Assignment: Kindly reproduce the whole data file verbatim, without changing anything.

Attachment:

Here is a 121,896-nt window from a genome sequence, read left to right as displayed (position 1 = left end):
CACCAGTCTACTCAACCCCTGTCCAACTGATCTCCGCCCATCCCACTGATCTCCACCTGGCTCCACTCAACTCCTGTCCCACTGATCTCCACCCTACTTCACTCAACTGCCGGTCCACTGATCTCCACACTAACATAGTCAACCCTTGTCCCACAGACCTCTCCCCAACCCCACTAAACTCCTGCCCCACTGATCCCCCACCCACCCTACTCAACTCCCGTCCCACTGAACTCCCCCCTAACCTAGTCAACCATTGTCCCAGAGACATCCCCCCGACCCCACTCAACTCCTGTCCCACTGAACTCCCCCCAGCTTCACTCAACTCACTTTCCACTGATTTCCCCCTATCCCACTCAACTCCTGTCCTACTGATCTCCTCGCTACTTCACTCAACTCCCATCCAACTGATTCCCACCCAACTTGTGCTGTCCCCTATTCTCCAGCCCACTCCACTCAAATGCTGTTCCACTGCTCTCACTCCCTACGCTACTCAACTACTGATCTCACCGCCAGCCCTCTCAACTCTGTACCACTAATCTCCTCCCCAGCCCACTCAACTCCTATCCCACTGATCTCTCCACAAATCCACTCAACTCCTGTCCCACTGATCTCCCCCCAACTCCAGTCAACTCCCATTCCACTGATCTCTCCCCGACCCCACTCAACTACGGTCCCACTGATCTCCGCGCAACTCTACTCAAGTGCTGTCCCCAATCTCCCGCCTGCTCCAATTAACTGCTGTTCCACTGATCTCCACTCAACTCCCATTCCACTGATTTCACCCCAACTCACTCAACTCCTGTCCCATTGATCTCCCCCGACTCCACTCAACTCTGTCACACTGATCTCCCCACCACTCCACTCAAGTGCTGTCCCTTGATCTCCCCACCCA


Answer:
Here is a 121,896-nt window from a genome sequence, read left to right as displayed (position 1 = left end):
CACCAGTCTACTCAACCCCTGTCCAACTGATCTCCGCCCATCCCACTGATCTCCACCTGGCTCCACTCAACTCCTGTCCCACTGATCTCCACCCTACTTCACTCAACTGCCGGTCCACTGATCTCCACACTAACATAGTCAACCCTTGTCCCACAGACCTCTCCCCAACCCCACTAAACTCCTGCCCCACTGATCCCCCACCCACCCTACTCAACTCCCGTCCCACTGAACTCCCCCCTAACCTAGTCAACCATTGTCCCAGAGACATCCCCCCGACCCCACTCAACTCCTGTCCCACTGAACTCCCCCCAGCTTCACTCAACTCACTTTCCACTGATTTCCCCCTATCCCACTCAACTCCTGTCCTACTGATCTCCTCGCTACTTCACTCAACTCCCATCCAACTGATTCCCACCCAACTTGTGCTGTCCCCTATTCTCCAGCCCACTCCACTCAAATGCTGTTCCACTGCTCTCACTCCCTACGCTACTCAACTACTGATCTCACCGCCAGCCCTCTCAACTCTGTACCACTAATCTCCTCCCCAGCCCACTCAACTCCTATCCCACTGATCTCTCCACAAATCCACTCAACTCCTGTCCCACTGATCTCCCCCCAACTCCAGTCAACTCCCATTCCACTGATCTCTCCCCGACCCCACTCAACTACGGTCCCACTGATCTCCGCGCAACTCTACTCAAGTGCTGTCCCCAATCTCCCGCCTGCTCCAATTAACTGCTGTTCCACTGATCTCCACTCAACTCCCATTCCACTGATTTCACCCCAACTCACTCAACTCCTGTCCCATTGATCTCCCCCGACTCCACTCAACTCTGTCACACTGATCTCCCCACCACTCCACTCAAGTGCTGTCCCTTGATCTCCCCACCCA